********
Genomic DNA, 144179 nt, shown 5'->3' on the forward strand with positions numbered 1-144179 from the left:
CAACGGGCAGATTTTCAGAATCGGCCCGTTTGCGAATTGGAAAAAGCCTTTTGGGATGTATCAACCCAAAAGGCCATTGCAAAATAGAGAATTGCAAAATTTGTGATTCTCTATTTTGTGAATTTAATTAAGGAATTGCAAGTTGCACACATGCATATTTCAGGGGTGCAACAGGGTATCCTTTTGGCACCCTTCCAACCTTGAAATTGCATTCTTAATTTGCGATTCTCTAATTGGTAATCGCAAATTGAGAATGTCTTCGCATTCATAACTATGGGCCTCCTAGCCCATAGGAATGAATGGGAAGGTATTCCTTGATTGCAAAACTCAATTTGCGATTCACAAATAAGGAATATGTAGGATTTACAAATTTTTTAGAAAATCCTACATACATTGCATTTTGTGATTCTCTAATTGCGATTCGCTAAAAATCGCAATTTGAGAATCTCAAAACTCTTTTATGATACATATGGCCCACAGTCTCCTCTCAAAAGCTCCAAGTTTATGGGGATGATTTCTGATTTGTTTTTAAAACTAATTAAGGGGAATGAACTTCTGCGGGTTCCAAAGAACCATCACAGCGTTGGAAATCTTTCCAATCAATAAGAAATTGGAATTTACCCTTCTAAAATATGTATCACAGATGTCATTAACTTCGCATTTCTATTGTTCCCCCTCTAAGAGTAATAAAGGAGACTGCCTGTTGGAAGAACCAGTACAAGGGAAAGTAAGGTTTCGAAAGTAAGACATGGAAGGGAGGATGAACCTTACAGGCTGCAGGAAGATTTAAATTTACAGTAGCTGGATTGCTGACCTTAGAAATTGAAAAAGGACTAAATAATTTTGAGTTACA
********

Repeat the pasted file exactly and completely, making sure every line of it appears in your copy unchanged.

Genomic DNA, 144179 nt, shown 5'->3' on the forward strand with positions numbered 1-144179 from the left:
CAACGGGCAGATTTTCAGAATCGGCCCGTTTGCGAATTGGAAAAAGCCTTTTGGGATGTATCAACCCAAAAGGCCATTGCAAAATAGAGAATTGCAAAATTTGTGATTCTCTATTTTGTGAATTTAATTAAGGAATTGCAAGTTGCACACATGCATATTTCAGGGGTGCAACAGGGTATCCTTTTGGCACCCTTCCAACCTTGAAATTGCATTCTTAATTTGCGATTCTCTAATTGGTAATCGCAAATTGAGAATGTCTTCGCATTCATAACTATGGGCCTCCTAGCCCATAGGAATGAATGGGAAGGTATTCCTTGATTGCAAAACTCAATTTGCGATTCACAAATAAGGAATATGTAGGATTTACAAATTTTTTAGAAAATCCTACATACATTGCATTTTGTGATTCTCTAATTGCGATTCGCTAAAAATCGCAATTTGAGAATCTCAAAACTCTTTTATGATACATATGGCCCACAGTCTCCTCTCAAAAGCTCCAAGTTTATGGGGATGATTTCTGATTTGTTTTTAAAACTAATTAAGGGGAATGAACTTCTGCGGGTTCCAAAGAACCATCACAGCGTTGGAAATCTTTCCAATCAATAAGAAATTGGAATTTACCCTTCTAAAATATGTATCACAGATGTCATTAACTTCGCATTTCTATTGTTCCCCCTCTAAGAGTAATAAAGGAGACTGCCTGTTGGAAGAACCAGTACAAGGGAAAGTAAGGTTTCGAAAGTAAGACATGGAAGGGAGGATGAACCTTACAGGCTGCAGGAAGATTTAAATTTACAGTAGCTGGATTGCTGACCTTAGAAATTGAAAAAGGACTAAATAATTTTGAGTTACA